Mrs. James looked intently at the detective. The hope in her eyes had grown dim but she knew he’d done his best. “Will you keep trying?”
“I’ll do what I can, Mrs. James,” he promised gently.
The woman clutched her purse and pulled her jacket around her as she stood. “Thank you, detective.” She gave him a fragile smile.
Corning’s heart was breaking and he stood and watched her turn and head slowly toward the door. “Mrs. James . . .”
She turned back.
“Perhaps a private detective . . .”
Monday, August 8th, 9:59 PM
SHEETS OF RAIN were pounding against the office window. A bit of wind had come up suddenly, and now threatened to remove the shutters as they rattled and clapped. The big oak in the back yard was sighing under the strain.
Jake was on the phone. The woman sounds desperate, he thought. “We can come to see you Mrs. James, or you’re welcome to come to the office.”
“I would prefer if you could come by here,” she said.
An appointment was arranged for the next morning. Jake hung up the phone.
Annie poked her head into the office. “What was that?”
“That was Mrs. Amelia James. Apparently, Hank recommended she talk to us. Her daughter is missing, and the police have nothing more to go on. I told her we would do our best to help locate her.”
“Another missing kid. Thank God for the internet. Hopefully we can track this one down as fast as the last one.”
“I’m not so sure this time. She’s been gone for a week. She didn’t take any of her things with her, and just disappeared. Her mother says it’s just not like her to do anything like this.”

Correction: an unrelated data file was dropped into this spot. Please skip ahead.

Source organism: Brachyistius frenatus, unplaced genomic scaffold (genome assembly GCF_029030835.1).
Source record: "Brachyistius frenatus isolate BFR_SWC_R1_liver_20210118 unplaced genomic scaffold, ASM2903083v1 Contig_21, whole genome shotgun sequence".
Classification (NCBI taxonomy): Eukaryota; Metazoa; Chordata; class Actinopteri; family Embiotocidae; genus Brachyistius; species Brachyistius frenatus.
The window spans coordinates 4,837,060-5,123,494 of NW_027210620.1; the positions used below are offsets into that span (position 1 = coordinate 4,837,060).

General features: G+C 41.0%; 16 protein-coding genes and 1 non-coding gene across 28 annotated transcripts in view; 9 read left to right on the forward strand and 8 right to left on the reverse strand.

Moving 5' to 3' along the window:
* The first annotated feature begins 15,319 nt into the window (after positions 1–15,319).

Jake stood and came from behind the desk toward Annie. He was a daunting sight at six feet four inches tall, short dark hair, and an impressive physique. After eighteen years married to this hunk, Annie was continually awed at the sight of him. She put her arms around his neck. He drew her close and buried his face in her hair. She always smelled good.
“We’ll find out more tomorrow morning. We have an appointment to see her at ten,” he said.
Annie looked up at him and nodded, and then said, “By the way, I’ve invited Mom and Dad over for a barbecue Thursday evening. Is that ok?”
Jake frowned at her and sighed. “You know I don’t get along too well with your mother.”
“I know. She can be a bit trying at times. Just try to be patient. She’s not all that bad.”
He pulled away from her. “Oh, and always giving instructions on how we should raise our own son? It’s hard to be patient with that.” Jake sounded annoyed.
“She’s my mother, and I don’t want the two of you fighting. Besides, she does have some good suggestions.”
“Oh, like sending Matty to a private school? Who’s going to pay for that? Did you forget my money tree ran dry? I don’t know how your father puts up with it either.”
Annie shot him a sharp look. “My father is an amazing guy,” she said. “He’s been through a lot, and he’s happy, so leave him out of this.”
“I’ve nothing against your father. I agree with you. It’s your mother. She treats me like a kid. She thinks I’m not good enough for you. Maybe I’m not, but it’s none of her business.”
“Look, I don’t want to argue about this,” Annie said. “It’s been a long time since we’ve seen them, and Mom has been hinting at coming over for some time, so I had to invite them.” She paused. “And Matty needs to see them once in a while as well. They adore him. Especially Dad. He’s his only grandson.”